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UK urged to stay away from Hong Kong affairs

By Chen Qingqing and Yang Sheng in Hong Kong, Li Ruohan in Beijing Source:Global Times Published: 2019/7/5 21:48:40

Hunt’s remarks on Hong Kong naïve, irresponsible: analyst


A local resident takes photos of the LegCo building in Hong Kong which radical protesters stormed into Monday night。 Photo: Chen Qingqing/GT

Citizens and legislators in the Hong Kong Special Administrative Region on Friday urged the UK to stop interfering in China's domestic affairs, as the city recovers from the scars after its legislative body was stormed by a group of radical protesters earlier this week. 

Victor Chan, 33, vice chairman of the Hong Kong Association of Young Commentators, told the Global Times that "I hope the UK can fulfill its promise in the Sino-British Joint Declaration to stay away from interfering in Hong Kong affairs."

"The UK should abandon its old mentality as a post-colonial power that is reluctant to let go of its previous colony, and respect China's sovereignty over Hong Kong," he said. 

Global Times reporters felt a similar mood when visiting legislators and talking to residents in the city, who said that they are particularly fed up with the comments from British Foreign Secretary Jeremy Hunt. 

In response to accusations he had sided with the protesters, Hunt told the BBC on Thursday that "I was not supporting the violence. What I was saying is the way to deal with that violence is not by repression."

Hunt previously urged authorities in Hong Kong not to use protests as a pretext for repression, the BBC reported Tuesday. He said he understands the root causes of what happened as people in Hong Kong are concerned that their basic freedoms are under attack.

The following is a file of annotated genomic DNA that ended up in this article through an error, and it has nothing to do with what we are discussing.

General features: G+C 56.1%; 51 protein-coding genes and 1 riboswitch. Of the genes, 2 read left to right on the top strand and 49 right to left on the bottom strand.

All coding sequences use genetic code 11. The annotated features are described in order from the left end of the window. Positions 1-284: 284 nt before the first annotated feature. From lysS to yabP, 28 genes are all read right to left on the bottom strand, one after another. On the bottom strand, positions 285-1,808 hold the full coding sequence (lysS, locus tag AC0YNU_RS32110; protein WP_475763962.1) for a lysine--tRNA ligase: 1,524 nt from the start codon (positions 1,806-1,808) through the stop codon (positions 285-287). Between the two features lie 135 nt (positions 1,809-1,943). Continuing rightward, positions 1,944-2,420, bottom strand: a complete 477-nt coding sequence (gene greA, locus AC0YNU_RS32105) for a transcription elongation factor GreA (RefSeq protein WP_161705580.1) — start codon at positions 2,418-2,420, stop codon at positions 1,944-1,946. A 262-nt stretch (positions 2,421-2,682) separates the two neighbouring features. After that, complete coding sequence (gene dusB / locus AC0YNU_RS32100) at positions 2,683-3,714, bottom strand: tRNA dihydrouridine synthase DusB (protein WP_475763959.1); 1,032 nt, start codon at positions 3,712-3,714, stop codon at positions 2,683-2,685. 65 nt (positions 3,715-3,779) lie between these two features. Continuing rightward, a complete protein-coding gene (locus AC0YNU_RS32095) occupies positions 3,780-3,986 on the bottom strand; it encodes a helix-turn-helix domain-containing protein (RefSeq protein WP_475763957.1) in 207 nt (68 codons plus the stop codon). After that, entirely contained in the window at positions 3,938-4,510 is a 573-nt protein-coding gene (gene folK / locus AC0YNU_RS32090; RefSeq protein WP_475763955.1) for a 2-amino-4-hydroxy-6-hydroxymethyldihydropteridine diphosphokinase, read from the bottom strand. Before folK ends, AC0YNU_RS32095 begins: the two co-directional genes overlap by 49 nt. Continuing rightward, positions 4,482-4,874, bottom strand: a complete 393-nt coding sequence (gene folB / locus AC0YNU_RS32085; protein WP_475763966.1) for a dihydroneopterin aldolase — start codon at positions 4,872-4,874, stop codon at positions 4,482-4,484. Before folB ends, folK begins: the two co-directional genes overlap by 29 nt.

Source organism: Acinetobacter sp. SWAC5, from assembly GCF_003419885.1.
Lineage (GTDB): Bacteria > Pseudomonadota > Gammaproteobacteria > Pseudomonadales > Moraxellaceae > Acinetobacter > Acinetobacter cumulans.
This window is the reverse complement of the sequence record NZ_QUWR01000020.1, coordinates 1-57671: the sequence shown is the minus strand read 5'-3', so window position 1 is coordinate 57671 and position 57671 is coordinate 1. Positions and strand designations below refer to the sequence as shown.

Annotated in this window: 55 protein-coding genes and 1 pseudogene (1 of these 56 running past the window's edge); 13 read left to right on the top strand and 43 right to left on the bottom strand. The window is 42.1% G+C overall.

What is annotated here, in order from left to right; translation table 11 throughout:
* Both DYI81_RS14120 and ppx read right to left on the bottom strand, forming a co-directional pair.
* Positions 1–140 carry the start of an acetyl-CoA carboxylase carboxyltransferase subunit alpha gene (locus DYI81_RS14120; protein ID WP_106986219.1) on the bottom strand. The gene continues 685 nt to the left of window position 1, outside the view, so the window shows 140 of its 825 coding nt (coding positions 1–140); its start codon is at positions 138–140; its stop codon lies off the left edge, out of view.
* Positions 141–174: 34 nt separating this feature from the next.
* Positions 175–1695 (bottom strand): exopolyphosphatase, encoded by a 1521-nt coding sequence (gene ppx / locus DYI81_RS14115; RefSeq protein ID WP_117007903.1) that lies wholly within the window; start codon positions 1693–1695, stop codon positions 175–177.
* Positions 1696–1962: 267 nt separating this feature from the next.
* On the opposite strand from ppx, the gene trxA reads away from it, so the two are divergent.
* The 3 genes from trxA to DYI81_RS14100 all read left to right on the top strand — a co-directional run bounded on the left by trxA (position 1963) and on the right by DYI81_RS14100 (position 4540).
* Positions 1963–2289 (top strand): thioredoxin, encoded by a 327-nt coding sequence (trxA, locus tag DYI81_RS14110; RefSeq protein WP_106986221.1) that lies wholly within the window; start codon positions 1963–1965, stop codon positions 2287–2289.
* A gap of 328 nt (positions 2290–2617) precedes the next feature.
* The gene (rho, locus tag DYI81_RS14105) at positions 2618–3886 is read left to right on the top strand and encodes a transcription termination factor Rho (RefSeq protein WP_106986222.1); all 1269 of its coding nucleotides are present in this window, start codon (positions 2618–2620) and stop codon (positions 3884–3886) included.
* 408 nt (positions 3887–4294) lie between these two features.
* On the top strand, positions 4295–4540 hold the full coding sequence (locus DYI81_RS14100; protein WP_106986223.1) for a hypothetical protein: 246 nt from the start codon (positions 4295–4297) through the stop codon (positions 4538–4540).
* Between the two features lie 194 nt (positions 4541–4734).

The comments were fiercely refuted by Chinese diplomats and officials, who accused Hunt of "colonial-era delusions" and warned that relations had been "damaged" by his comments.

Hung Kam-in, a member of the Kwun Tong District Council in Hong Kong, said "Hunt probably had a daydream when he threatened China over Hong Kong affairs. The UK has neither the legitimacy nor capability to challenge China's sovereignty over Hong Kong."

However, Hunt is indirectly delivering a message to a group of people in Hong Kong who violently ruined the Legislative Council (LegCo) by releasing tough words to China, Hung said. "Hunt's remarks sound like he is telling those radical protesters that the UK will stand with them and encourage their vandalism."

Some local residents in Hong Kong are also furious about the UK official's comments on the violent protest and the British stance on the issue. A Hong Kong resident surnamed Chan told the Global Times on Friday that Hong Kong-related issues are purely internal affairs and that the UK and the US have no right to intervene. 

"We oppose this intervention," he said. 

Also on Thursday afternoon, a middle-aged Hong Kong woman harshly criticized a group of supporters of radical protesters who vandalized the Hong Kong Legislative Counci, particularly after some of them raised the British colonial flag inside the LegCo Monday night.